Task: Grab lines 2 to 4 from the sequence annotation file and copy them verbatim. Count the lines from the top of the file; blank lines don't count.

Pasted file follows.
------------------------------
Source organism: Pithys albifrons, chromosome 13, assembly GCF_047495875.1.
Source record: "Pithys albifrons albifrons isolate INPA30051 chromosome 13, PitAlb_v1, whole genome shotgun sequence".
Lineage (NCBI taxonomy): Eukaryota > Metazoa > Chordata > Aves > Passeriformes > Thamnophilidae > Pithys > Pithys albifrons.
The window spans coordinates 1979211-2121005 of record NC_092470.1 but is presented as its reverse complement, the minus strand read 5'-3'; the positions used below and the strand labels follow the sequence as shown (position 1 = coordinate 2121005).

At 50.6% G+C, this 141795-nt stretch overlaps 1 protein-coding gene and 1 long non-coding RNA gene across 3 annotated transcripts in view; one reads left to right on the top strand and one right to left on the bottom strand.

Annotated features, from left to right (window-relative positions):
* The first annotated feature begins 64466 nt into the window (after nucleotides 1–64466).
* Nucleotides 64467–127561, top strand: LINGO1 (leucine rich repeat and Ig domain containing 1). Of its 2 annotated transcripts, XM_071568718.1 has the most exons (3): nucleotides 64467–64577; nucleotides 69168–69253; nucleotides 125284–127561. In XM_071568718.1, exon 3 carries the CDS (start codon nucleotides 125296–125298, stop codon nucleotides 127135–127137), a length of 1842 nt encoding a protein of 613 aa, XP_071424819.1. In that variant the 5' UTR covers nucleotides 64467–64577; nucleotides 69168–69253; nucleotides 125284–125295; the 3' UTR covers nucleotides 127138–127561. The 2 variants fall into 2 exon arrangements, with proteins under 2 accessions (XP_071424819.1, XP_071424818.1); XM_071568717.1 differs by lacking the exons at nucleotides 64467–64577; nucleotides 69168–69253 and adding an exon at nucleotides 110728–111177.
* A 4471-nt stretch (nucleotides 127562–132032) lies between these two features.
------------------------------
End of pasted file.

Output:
Source record: "Pithys albifrons albifrons isolate INPA30051 chromosome 13, PitAlb_v1, whole genome shotgun sequence".
Lineage (NCBI taxonomy): Eukaryota > Metazoa > Chordata > Aves > Passeriformes > Thamnophilidae > Pithys > Pithys albifrons.
The window spans coordinates 1979211-2121005 of record NC_092470.1 but is presented as its reverse complement, the minus strand read 5'-3'; the positions used below and the strand labels follow the sequence as shown (position 1 = coordinate 2121005).